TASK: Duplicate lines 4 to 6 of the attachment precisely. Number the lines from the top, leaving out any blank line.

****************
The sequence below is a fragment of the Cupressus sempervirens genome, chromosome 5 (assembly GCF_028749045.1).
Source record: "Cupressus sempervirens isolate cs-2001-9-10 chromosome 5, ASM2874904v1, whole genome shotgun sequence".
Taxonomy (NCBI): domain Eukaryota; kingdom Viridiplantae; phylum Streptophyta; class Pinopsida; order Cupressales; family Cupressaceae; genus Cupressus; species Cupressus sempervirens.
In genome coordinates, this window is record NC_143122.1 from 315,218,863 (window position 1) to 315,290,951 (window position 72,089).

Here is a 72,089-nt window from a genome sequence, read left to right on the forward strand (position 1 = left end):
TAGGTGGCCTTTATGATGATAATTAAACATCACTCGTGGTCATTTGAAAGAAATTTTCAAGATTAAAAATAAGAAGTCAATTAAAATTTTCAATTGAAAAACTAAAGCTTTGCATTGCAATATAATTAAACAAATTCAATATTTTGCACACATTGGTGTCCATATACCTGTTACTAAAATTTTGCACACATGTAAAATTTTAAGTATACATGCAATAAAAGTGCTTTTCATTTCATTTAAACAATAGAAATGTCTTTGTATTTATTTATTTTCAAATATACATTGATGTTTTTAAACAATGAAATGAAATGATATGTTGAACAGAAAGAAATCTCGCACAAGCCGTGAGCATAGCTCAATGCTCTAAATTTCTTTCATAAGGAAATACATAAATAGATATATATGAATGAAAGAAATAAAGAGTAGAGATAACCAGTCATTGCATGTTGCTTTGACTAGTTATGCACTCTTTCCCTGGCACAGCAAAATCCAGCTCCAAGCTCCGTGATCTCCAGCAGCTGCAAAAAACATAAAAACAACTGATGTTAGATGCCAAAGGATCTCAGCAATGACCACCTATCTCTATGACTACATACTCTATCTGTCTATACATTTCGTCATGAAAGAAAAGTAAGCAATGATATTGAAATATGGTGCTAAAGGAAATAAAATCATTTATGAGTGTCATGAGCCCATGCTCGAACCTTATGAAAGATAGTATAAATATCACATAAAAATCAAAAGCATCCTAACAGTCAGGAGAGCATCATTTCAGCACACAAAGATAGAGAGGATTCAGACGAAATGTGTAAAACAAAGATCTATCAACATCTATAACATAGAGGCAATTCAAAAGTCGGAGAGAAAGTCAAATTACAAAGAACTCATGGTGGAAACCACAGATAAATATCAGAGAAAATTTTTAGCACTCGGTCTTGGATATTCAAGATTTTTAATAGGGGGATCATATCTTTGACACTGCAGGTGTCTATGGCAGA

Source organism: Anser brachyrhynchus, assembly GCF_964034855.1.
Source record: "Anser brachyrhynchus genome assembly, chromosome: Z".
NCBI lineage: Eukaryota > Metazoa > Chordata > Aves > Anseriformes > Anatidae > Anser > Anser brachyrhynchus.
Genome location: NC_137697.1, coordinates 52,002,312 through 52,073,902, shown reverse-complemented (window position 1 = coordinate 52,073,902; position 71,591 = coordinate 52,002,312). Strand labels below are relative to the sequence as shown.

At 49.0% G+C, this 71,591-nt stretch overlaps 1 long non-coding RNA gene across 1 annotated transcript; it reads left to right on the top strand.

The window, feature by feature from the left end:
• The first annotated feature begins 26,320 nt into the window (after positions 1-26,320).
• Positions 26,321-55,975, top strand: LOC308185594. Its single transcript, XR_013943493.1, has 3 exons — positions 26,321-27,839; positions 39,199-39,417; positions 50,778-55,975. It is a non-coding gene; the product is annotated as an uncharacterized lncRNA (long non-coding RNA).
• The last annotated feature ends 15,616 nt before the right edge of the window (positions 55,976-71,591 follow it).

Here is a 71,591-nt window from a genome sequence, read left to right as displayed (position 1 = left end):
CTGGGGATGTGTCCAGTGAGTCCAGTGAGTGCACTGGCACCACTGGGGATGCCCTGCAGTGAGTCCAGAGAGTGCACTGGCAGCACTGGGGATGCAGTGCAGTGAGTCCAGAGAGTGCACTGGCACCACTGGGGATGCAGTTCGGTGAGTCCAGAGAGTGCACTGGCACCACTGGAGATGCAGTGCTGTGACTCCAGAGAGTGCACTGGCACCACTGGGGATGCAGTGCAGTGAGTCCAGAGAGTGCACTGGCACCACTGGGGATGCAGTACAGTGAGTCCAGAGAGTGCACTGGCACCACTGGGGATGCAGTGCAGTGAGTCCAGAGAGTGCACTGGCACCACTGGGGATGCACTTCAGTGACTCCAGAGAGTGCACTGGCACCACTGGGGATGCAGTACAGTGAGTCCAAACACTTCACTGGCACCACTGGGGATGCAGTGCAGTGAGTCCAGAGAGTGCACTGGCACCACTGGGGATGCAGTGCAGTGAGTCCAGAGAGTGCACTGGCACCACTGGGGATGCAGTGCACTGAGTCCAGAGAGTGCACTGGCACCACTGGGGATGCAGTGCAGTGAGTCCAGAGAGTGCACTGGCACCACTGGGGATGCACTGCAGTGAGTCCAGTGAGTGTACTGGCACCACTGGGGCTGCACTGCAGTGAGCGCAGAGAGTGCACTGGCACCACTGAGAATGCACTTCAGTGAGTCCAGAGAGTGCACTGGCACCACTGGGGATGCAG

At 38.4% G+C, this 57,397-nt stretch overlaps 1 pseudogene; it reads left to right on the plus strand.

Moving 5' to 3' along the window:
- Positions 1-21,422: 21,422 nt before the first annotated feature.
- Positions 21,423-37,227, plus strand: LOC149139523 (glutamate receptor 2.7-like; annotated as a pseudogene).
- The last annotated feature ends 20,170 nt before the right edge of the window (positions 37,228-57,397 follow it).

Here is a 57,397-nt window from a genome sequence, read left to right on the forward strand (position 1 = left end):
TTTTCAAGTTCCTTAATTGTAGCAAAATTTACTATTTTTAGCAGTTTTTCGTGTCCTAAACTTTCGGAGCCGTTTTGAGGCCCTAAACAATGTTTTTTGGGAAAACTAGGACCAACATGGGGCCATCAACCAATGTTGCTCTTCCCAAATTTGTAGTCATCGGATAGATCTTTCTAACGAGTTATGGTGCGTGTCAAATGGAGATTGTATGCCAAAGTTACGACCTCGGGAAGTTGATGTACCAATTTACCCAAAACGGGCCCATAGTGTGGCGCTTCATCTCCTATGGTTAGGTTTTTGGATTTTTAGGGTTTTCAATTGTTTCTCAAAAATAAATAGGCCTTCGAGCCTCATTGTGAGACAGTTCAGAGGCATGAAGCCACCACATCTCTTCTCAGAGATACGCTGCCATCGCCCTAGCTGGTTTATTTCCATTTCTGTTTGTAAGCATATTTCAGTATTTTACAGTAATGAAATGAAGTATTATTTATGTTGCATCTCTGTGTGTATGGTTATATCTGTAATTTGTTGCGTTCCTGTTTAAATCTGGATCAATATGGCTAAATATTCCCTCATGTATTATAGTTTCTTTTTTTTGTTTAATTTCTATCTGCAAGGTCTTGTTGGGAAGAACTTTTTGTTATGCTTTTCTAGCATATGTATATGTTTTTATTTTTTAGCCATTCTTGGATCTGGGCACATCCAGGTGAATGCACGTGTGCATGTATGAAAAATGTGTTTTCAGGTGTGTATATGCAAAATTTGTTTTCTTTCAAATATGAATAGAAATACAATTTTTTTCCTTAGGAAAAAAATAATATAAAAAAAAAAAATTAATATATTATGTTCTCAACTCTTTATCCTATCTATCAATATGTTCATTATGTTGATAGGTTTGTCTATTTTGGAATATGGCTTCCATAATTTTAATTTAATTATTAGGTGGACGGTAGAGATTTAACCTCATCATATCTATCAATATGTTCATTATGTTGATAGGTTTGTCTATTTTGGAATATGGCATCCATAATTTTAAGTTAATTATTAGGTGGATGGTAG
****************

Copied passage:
In genome coordinates, this window is record NC_143122.1 from 315,218,863 (window position 1) to 315,290,951 (window position 72,089).

Here is a 72,089-nt window from a genome sequence, read left to right on the forward strand (position 1 = left end):
TAGGTGGCCTTTATGATGATAATTAAACATCACTCGTGGTCATTTGAAAGAAATTTTCAAGATTAAAAATAAGAAGTCAATTAAAATTTTCAATTGAAAAACTAAAGCTTTGCATTGCAATATAATTAAACAAATTCAATATTTTGCACACATTGGTGTCCATATACCTGTTACTAAAATTTTGCACACATGTAAAATTTTAAGTATACATGCAATAAAAGTGCTTTTCATTTCATTTAAACAATAGAAATGTCTTTGTATTTATTTATTTTCAAATATACATTGATGTTTTTAAACAATGAAATGAAATGATATGTTGAACAGAAAGAAATCTCGCACAAGCCGTGAGCATAGCTCAATGCTCTAAATTTCTTTCATAAGGAAATACATAAATAGATATATATGAATGAAAGAAATAAAGAGTAGAGATAACCAGTCATTGCATGTTGCTTTGACTAGTTATGCACTCTTTCCCTGGCACAGCAAAATCCAGCTCCAAGCTCCGTGATCTCCAGCAGCTGCAAAAAACATAAAAACAACTGATGTTAGATGCCAAAGGATCTCAGCAATGACCACCTATCTCTATGACTACATACTCTATCTGTCTATACATTTCGTCATGAAAGAAAAGTAAGCAATGATATTGAAATATGGTGCTAAAGGAAATAAAATCATTTATGAGTGTCATGAGCCCATGCTCGAACCTTATGAAAGATAGTATAAATATCACATAAAAATCAAAAGCATCCTAACAGTCAGGAGAGCATCATTTCAGCACACAAAGATAGAGAGGATTCAGACGAAATGTGTAAAACAAAGATCTATCAACATCTATAACATAGAGGCAATTCAAAAGTCGGAGAGAAAGTCAAATTACAAAGAACTCATGGTGGAAACCACAGATAAATATCAGAGAAAATTTTTAGCACTCGGTCTTGGATATTCAAGATTTTTAATAGGGGGATCATATCTTTGACACTGCAGGTGTCTATGGCAGA